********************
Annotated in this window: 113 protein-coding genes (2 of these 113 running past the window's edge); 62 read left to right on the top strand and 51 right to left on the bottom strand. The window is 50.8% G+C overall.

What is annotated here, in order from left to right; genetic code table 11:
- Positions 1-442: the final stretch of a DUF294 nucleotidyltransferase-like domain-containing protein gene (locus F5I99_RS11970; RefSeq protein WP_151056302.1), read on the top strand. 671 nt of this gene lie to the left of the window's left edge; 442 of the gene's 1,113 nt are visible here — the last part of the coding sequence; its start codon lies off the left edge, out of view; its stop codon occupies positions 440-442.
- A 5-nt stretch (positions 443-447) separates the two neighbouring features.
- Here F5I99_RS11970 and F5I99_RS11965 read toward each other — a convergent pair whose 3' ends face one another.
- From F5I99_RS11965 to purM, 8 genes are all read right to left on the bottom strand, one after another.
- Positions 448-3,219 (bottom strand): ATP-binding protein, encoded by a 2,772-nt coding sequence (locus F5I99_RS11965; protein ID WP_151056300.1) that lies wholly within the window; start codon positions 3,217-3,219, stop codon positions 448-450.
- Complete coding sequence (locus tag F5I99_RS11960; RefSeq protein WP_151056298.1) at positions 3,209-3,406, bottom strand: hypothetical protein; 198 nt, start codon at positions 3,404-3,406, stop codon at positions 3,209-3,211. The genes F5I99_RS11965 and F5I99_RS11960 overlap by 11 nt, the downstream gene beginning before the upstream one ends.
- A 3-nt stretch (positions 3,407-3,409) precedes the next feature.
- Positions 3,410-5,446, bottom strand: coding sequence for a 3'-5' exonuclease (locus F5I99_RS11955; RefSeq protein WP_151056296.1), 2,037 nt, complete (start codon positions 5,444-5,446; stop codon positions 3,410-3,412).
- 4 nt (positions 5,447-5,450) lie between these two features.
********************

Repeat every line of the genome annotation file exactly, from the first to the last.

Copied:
Annotated in this window: 113 protein-coding genes (2 of these 113 running past the window's edge); 62 read left to right on the top strand and 51 right to left on the bottom strand. The window is 50.8% G+C overall.

What is annotated here, in order from left to right; genetic code table 11:
- Positions 1-442: the final stretch of a DUF294 nucleotidyltransferase-like domain-containing protein gene (locus F5I99_RS11970; RefSeq protein WP_151056302.1), read on the top strand. 671 nt of this gene lie to the left of the window's left edge; 442 of the gene's 1,113 nt are visible here — the last part of the coding sequence; its start codon lies off the left edge, out of view; its stop codon occupies positions 440-442.
- A 5-nt stretch (positions 443-447) separates the two neighbouring features.
- Here F5I99_RS11970 and F5I99_RS11965 read toward each other — a convergent pair whose 3' ends face one another.
- From F5I99_RS11965 to purM, 8 genes are all read right to left on the bottom strand, one after another.
- Positions 448-3,219 (bottom strand): ATP-binding protein, encoded by a 2,772-nt coding sequence (locus F5I99_RS11965; protein ID WP_151056300.1) that lies wholly within the window; start codon positions 3,217-3,219, stop codon positions 448-450.
- Complete coding sequence (locus tag F5I99_RS11960; RefSeq protein WP_151056298.1) at positions 3,209-3,406, bottom strand: hypothetical protein; 198 nt, start codon at positions 3,404-3,406, stop codon at positions 3,209-3,211. The genes F5I99_RS11965 and F5I99_RS11960 overlap by 11 nt, the downstream gene beginning before the upstream one ends.
- A 3-nt stretch (positions 3,407-3,409) precedes the next feature.
- Positions 3,410-5,446, bottom strand: coding sequence for a 3'-5' exonuclease (locus F5I99_RS11955; RefSeq protein WP_151056296.1), 2,037 nt, complete (start codon positions 5,444-5,446; stop codon positions 3,410-3,412).
- 4 nt (positions 5,447-5,450) lie between these two features.